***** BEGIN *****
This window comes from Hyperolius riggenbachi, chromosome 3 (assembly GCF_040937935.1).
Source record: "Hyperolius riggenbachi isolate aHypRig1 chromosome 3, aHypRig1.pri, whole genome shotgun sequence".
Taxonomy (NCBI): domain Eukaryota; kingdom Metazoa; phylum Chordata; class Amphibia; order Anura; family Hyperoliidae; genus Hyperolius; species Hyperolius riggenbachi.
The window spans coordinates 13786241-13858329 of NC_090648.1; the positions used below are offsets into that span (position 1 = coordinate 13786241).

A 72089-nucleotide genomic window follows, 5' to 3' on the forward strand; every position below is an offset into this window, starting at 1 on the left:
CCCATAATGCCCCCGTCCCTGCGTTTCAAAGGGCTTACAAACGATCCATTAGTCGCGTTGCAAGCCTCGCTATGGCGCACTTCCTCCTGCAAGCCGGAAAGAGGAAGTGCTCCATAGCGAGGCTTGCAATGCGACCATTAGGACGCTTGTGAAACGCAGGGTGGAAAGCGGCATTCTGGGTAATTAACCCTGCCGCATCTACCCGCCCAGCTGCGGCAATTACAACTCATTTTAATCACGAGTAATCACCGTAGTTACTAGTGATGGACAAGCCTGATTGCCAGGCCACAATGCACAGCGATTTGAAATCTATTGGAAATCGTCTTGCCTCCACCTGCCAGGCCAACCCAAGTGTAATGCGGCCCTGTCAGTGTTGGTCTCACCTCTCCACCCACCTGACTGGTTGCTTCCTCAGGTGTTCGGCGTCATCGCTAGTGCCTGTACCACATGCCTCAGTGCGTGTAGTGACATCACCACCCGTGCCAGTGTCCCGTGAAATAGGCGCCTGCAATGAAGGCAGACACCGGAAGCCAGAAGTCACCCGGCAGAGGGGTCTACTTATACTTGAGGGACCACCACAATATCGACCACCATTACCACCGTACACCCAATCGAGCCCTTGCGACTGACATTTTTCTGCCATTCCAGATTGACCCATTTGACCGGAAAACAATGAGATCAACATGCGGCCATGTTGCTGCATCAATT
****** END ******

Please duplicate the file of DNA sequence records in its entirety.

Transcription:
This window comes from Hyperolius riggenbachi, chromosome 3 (assembly GCF_040937935.1).
Source record: "Hyperolius riggenbachi isolate aHypRig1 chromosome 3, aHypRig1.pri, whole genome shotgun sequence".
Taxonomy (NCBI): domain Eukaryota; kingdom Metazoa; phylum Chordata; class Amphibia; order Anura; family Hyperoliidae; genus Hyperolius; species Hyperolius riggenbachi.
The window spans coordinates 13786241-13858329 of NC_090648.1; the positions used below are offsets into that span (position 1 = coordinate 13786241).

A 72089-nucleotide genomic window follows, 5' to 3' on the forward strand; every position below is an offset into this window, starting at 1 on the left:
CCCATAATGCCCCCGTCCCTGCGTTTCAAAGGGCTTACAAACGATCCATTAGTCGCGTTGCAAGCCTCGCTATGGCGCACTTCCTCCTGCAAGCCGGAAAGAGGAAGTGCTCCATAGCGAGGCTTGCAATGCGACCATTAGGACGCTTGTGAAACGCAGGGTGGAAAGCGGCATTCTGGGTAATTAACCCTGCCGCATCTACCCGCCCAGCTGCGGCAATTACAACTCATTTTAATCACGAGTAATCACCGTAGTTACTAGTGATGGACAAGCCTGATTGCCAGGCCACAATGCACAGCGATTTGAAATCTATTGGAAATCGTCTTGCCTCCACCTGCCAGGCCAACCCAAGTGTAATGCGGCCCTGTCAGTGTTGGTCTCACCTCTCCACCCACCTGACTGGTTGCTTCCTCAGGTGTTCGGCGTCATCGCTAGTGCCTGTACCACATGCCTCAGTGCGTGTAGTGACATCACCACCCGTGCCAGTGTCCCGTGAAATAGGCGCCTGCAATGAAGGCAGACACCGGAAGCCAGAAGTCACCCGGCAGAGGGGTCTACTTATACTTGAGGGACCACCACAATATCGACCACCATTACCACCGTACACCCAATCGAGCCCTTGCGACTGACATTTTTCTGCCATTCCAGATTGACCCATTTGACCGGAAAACAATGAGATCAACATGCGGCCATGTTGCTGCATCAATT